Holston churches put 'legs on the prayers' by helping storm survivors

Holston churches put 'legs on the prayers' by helping storm survivors

A team from Keith Memorial United Methodist Church wears the mud they worked in while pulling out water-logged insulation beneath a mobile home in Norton, Virginia. From left to right: Sarah Williams, Tyler Nash, Chris Anderson, and Terry Stansell. Photo by Melissa Smith


ALCOA, Tenn. -- August has been hot, but not just the weather. Many United Methodists in Holston Conference were hot to do mission after learning about devastating floods and storms recently experienced by neighbors in Eastern Kentucky and Southwest Virginia.

They didn't just pray about it. They got busy. 

While some United Methodists gave to Holston’s flood fund or assembled cleaning kits and hygiene kits requested by their district offices, others dispatched trucks loaded with supplies or sent mission teams to flood-trounced towns. They were assisted by mission coordinators including the Rev. Beth Tipton in Wise, Virginia; the Rev. Harry Howe in Marion, Virginia; and the Rev. Donnie Lee Bailey in Grundy, Virginia. 


Here's a list of the ways churches and ministries are responding.

 

 
Project Crossroads house awaits repair.
Project Crossroads: When a tree fell on the Project Crossroads house on Aug. 5, a team from Central United Methodist Church (Radford, Virginia) was on site the next day to begin cleanup. Later, Hampton United Methodist Church (Virginia Conference) helped the Rev. Harry Howe and Mike Walker cut and remove the tree in sections. The damage awaits insurance assessment before repairs can be completed. In the meantime, most of the house is usable, Howe said.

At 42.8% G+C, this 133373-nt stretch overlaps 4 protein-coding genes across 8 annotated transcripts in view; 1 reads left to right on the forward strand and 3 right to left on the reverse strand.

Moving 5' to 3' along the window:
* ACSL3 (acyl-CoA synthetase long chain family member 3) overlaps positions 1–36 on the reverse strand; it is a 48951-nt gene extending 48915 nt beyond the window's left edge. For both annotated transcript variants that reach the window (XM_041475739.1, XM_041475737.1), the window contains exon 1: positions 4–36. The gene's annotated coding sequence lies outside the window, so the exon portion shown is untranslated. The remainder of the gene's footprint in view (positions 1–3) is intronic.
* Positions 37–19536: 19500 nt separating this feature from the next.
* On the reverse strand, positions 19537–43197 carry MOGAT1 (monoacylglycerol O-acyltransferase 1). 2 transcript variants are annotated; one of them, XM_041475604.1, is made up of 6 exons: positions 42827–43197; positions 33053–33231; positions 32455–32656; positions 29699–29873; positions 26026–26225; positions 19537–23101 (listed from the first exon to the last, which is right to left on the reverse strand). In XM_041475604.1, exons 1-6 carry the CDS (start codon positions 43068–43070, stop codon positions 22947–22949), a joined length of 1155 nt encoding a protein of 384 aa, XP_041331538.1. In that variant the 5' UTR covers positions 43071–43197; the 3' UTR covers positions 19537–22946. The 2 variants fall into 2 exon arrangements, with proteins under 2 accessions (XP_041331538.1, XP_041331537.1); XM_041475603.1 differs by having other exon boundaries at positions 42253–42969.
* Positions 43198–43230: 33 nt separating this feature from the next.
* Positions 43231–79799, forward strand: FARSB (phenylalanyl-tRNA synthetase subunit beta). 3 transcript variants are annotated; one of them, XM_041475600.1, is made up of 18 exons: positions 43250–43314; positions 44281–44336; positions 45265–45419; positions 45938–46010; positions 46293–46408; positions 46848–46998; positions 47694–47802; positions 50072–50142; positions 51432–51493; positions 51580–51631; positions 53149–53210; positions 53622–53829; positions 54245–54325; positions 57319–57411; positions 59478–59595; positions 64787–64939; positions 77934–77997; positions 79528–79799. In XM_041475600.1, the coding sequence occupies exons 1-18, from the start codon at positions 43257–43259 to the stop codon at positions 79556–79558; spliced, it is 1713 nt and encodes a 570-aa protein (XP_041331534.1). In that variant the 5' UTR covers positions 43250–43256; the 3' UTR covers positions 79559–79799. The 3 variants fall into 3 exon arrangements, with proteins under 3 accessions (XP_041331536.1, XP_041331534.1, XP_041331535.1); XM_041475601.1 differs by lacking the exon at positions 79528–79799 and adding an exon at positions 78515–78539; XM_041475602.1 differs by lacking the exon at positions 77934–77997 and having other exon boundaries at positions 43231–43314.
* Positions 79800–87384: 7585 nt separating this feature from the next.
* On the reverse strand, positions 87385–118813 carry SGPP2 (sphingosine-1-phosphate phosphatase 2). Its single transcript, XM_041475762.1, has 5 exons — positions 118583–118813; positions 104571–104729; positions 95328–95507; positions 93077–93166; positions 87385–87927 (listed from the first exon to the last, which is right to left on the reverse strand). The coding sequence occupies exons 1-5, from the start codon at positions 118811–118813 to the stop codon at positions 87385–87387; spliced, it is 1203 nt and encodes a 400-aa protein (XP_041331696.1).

Pound UMC: The Rev. Randy Carter received “cleaning kits,” “hygiene kits,” and water from Holston’s stockpiles and other sources and then shared those supplies widely throughout hard-hit areas in and near Pound, Virginia. “We tried to make cleanup easier for them, any way we could. We put the legs on the prayers,” Carter said.
Dennis Ashley, member of Trinity UMC in
Big Stone Gap, unloads water in Pound.
 


Keith Memorial UMC: A team spent Aug. 13 removing wet insulation and ductwork from beneath a mobile home in Norton, Virginia. “The team was covered in mud, but God gave them the strength to get it done,” said the Rev. Melissa Smith. The next day, they participated in Sunday worship at Norton United Methodist Church. Keith Memorial, located in Athens, Tennessee, plans to send another team this fall.


Clintwood UMC: After the community clothes closet at Clintwood United Methodist was flooded on July 27, a team from First Broad Street United Methodist helped “clean up the mud and wash down the walls,” said the Rev. Mark Huffine, Clintwood pastor. The clothing ministry is in the process of being relocated to the parsonage basement in Clintwood, Virginia. First Broad Street is located in Kingsport, Tennessee.

 
Bristol Parish team cleans out
Mt. Hermon UMC in Bandy.